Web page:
Pre-rolls and the future of video advertising

Cisco, the people who manage the pipes of the Net, is just one of the groups that are betting on the future of online video. 70% of the growth of Web content between now and 2014, they say, will be video. Other research shows that, too, and I have to agree that it sure looks like our lives are about to be much more video-centric.

You’d think this would be a good thing for broadcasters. After all, video is our world, and yet newspapers have been winning the online video race for a number of years. YouTube is THE repository of all that is video, and many other streaming portals are out there, too. The infrastructure is in place — or mostly in place — for this video-centric Web. Search is next, and search will include sophisticated image recognition software. It promises to be a fun world.

There’s a big “but” standing in the way, however, and where it goes will determine the winners and losers of tomorrow. I’m talking about how to make money with all that video.

Early Saturday I was perusing my RSS reader and came across an E! News video clip of Charlie Sheen making a fool of himself on the radio. I hit the play button, and up popped a 30-second Banana Republic made-for-TV ad. Nice ad, but it had no business running ahead of the Sheen video — for reasons I have discussed for many years — but its placement there is evidence that those who “should” own the video niche tomorrow won’t. Like bundled advertising was to newspapers, video pre-roll ads are a strategic blunder of trying to bolt the new onto the old instead of exploring options that better fit the Web. There’s a lot of money in pre-rolls, however, because that’s what Madison Avenue wants, and in this way, both Madison Avenue and legacy media are bedfellows in their own destruction. I don’t know how to state it more clearly than to ask you to consider the viability of a 30-second brand advertisement, one that’s made for a passive TV viewing experience, being slapped in front of a piece of video on the participatory, real time Web. Why do we shoot ourselves in the foot this way?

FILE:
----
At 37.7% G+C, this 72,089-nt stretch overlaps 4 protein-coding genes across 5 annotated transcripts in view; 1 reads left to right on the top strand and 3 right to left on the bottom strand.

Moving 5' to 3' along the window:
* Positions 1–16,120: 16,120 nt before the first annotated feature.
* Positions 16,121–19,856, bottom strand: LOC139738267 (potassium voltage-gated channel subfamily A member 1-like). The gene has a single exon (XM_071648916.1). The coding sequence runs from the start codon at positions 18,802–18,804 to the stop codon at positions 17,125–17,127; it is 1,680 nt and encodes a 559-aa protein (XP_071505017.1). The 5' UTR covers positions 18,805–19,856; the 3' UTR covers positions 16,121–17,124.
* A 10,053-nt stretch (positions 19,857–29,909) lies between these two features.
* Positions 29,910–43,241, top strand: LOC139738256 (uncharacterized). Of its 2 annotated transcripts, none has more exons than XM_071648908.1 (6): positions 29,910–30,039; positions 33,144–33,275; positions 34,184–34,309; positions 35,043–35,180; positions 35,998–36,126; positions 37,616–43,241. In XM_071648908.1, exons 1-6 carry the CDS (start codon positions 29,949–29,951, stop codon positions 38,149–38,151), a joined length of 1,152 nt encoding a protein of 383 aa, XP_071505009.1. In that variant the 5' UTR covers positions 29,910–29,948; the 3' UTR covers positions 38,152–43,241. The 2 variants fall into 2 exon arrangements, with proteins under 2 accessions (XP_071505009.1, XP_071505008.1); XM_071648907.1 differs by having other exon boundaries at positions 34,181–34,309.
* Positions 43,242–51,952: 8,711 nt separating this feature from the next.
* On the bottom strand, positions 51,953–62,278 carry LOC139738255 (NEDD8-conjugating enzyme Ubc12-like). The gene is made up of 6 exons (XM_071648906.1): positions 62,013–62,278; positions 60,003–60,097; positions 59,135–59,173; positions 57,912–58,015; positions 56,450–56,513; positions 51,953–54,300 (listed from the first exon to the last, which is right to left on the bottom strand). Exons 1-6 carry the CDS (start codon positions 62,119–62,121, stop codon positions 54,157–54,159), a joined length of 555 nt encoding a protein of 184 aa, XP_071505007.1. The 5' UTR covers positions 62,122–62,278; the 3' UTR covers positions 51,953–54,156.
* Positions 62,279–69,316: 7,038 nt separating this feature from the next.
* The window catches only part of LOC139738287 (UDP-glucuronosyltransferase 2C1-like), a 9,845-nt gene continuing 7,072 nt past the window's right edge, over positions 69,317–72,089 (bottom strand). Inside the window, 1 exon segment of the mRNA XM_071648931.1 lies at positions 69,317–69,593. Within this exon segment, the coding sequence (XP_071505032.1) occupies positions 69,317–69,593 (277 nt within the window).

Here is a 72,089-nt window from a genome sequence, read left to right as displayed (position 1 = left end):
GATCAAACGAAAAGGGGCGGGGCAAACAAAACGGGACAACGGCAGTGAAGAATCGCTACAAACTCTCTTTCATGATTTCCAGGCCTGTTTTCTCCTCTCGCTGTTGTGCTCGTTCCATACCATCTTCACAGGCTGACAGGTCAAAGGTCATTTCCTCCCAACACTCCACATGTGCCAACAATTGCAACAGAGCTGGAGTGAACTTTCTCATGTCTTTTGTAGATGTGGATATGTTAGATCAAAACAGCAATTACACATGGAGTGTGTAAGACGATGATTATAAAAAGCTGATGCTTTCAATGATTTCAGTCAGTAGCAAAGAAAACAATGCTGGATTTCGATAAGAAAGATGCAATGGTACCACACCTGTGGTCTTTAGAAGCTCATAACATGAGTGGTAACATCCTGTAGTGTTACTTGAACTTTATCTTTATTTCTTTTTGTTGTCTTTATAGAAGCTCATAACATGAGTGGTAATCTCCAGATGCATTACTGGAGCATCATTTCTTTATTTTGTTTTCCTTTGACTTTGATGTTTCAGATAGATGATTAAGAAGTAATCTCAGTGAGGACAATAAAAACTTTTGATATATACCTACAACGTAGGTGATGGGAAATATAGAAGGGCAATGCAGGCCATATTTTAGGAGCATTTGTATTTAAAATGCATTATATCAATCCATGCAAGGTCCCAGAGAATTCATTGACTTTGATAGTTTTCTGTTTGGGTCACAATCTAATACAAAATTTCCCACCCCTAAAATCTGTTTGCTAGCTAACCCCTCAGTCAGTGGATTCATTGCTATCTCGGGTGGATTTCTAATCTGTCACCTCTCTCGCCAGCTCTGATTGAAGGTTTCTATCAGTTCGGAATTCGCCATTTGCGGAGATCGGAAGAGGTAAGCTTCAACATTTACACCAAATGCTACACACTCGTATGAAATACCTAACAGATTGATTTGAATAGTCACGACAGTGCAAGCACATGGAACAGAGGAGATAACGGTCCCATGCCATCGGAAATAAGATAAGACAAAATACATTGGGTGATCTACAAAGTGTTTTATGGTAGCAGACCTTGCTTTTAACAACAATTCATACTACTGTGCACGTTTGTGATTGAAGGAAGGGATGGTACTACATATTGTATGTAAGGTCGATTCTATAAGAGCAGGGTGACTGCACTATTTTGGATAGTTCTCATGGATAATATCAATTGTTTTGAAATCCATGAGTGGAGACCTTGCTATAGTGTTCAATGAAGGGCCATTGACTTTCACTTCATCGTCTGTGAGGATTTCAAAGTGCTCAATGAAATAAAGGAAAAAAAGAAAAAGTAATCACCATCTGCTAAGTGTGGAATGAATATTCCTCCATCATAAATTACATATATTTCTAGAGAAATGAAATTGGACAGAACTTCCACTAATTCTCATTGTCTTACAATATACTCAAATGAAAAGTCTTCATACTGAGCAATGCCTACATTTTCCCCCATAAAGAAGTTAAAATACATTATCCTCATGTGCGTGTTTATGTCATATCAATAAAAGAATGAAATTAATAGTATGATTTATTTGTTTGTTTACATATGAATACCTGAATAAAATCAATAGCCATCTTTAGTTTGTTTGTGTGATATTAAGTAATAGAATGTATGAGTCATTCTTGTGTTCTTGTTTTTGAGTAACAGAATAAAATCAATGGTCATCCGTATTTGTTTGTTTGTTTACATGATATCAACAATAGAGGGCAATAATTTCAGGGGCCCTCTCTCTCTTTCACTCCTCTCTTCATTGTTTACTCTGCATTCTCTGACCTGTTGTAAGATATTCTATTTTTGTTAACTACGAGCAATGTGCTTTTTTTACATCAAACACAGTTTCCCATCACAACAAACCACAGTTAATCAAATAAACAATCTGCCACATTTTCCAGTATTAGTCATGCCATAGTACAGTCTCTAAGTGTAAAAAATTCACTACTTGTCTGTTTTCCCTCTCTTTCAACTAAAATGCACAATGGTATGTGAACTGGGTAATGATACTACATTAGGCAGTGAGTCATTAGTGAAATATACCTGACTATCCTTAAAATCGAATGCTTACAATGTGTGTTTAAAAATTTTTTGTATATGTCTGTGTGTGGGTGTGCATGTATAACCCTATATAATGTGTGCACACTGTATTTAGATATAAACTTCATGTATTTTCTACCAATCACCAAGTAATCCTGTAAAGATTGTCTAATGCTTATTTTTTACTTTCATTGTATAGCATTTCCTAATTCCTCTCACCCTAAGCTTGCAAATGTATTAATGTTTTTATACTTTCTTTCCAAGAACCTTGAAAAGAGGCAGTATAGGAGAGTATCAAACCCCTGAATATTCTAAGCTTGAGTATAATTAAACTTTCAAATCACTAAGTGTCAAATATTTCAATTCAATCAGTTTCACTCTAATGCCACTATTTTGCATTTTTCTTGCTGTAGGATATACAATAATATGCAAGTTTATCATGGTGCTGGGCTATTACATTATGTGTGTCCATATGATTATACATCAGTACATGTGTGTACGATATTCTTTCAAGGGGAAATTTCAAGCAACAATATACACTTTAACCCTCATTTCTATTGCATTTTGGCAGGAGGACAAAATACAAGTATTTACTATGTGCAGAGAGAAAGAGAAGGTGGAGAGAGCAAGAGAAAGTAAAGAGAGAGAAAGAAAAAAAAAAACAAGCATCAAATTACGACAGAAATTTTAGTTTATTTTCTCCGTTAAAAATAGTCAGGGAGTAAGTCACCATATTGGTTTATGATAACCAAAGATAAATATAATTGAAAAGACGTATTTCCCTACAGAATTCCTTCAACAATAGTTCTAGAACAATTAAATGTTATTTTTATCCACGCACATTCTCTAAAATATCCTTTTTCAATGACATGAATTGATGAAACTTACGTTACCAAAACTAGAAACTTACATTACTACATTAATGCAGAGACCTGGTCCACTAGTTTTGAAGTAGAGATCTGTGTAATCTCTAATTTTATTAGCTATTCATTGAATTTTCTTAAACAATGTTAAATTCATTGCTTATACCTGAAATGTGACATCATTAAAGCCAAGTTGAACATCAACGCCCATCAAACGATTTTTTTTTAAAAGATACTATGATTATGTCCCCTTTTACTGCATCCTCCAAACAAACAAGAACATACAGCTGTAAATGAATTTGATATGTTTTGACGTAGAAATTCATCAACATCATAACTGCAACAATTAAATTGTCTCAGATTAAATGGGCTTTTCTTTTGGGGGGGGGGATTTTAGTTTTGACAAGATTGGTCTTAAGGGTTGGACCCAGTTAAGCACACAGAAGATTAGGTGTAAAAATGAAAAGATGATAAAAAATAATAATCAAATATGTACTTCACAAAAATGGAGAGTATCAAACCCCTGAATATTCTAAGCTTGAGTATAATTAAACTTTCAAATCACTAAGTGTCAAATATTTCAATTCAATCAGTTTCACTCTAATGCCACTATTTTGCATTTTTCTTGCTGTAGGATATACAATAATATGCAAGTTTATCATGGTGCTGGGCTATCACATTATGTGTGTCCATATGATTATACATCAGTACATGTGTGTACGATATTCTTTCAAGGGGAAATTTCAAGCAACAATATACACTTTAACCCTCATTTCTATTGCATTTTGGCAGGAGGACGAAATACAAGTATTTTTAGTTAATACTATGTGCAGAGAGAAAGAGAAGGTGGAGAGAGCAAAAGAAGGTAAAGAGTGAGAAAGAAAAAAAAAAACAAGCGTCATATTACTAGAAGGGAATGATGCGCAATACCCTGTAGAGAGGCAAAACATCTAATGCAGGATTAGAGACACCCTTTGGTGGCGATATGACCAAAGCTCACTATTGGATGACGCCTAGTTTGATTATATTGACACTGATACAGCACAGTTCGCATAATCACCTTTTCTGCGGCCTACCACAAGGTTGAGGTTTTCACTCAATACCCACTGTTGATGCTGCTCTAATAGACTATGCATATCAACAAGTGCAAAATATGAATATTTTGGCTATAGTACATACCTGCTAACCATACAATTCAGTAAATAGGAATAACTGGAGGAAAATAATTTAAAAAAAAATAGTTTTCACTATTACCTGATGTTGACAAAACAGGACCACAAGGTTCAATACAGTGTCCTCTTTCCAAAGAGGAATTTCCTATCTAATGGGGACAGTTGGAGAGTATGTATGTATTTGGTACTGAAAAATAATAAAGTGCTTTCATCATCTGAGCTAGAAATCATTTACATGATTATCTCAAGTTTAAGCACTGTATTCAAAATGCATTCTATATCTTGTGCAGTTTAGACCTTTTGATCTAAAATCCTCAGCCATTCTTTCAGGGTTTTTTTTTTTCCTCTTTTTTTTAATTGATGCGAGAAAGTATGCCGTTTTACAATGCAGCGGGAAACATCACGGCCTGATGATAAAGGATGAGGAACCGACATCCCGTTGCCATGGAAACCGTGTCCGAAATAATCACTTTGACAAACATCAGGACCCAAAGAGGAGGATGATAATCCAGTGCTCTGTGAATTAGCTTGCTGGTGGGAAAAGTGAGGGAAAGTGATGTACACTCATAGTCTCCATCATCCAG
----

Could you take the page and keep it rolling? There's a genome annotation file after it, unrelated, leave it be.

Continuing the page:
Banana Republic Ad via ENews

After the Sheen video, I clicked on another one that I wanted to watch, and wouldn’t you know it, there was the same Banana Republic 30 second ad. By this time, I was not only pissed at E!News, I was also pissed at Banana Republic. Somebody at E! gets a check from Banana Republic and deposits it into an account, and people go about living their lives. But they do so foolishly thinking “no problem.” Big problem.

Commoditized pre-rolls are simply not what’s going to drive Web video into the future. There’s lots of evidence that advertisers like pre-rolls and are willing to pay for them, but there’s an equal amount of research to suggest that users hate them. I’ve actually made the decision not to watch a video, because of a pre-roll, and I know I’m not alone. Long ago, MSN did research about the optimal length for a pre-roll. 7–10 seconds is it. Period. And yet, we’re running 30s knowing that we’re simply pissing people off. Why do we do that? Because it’s easy, and we need the money.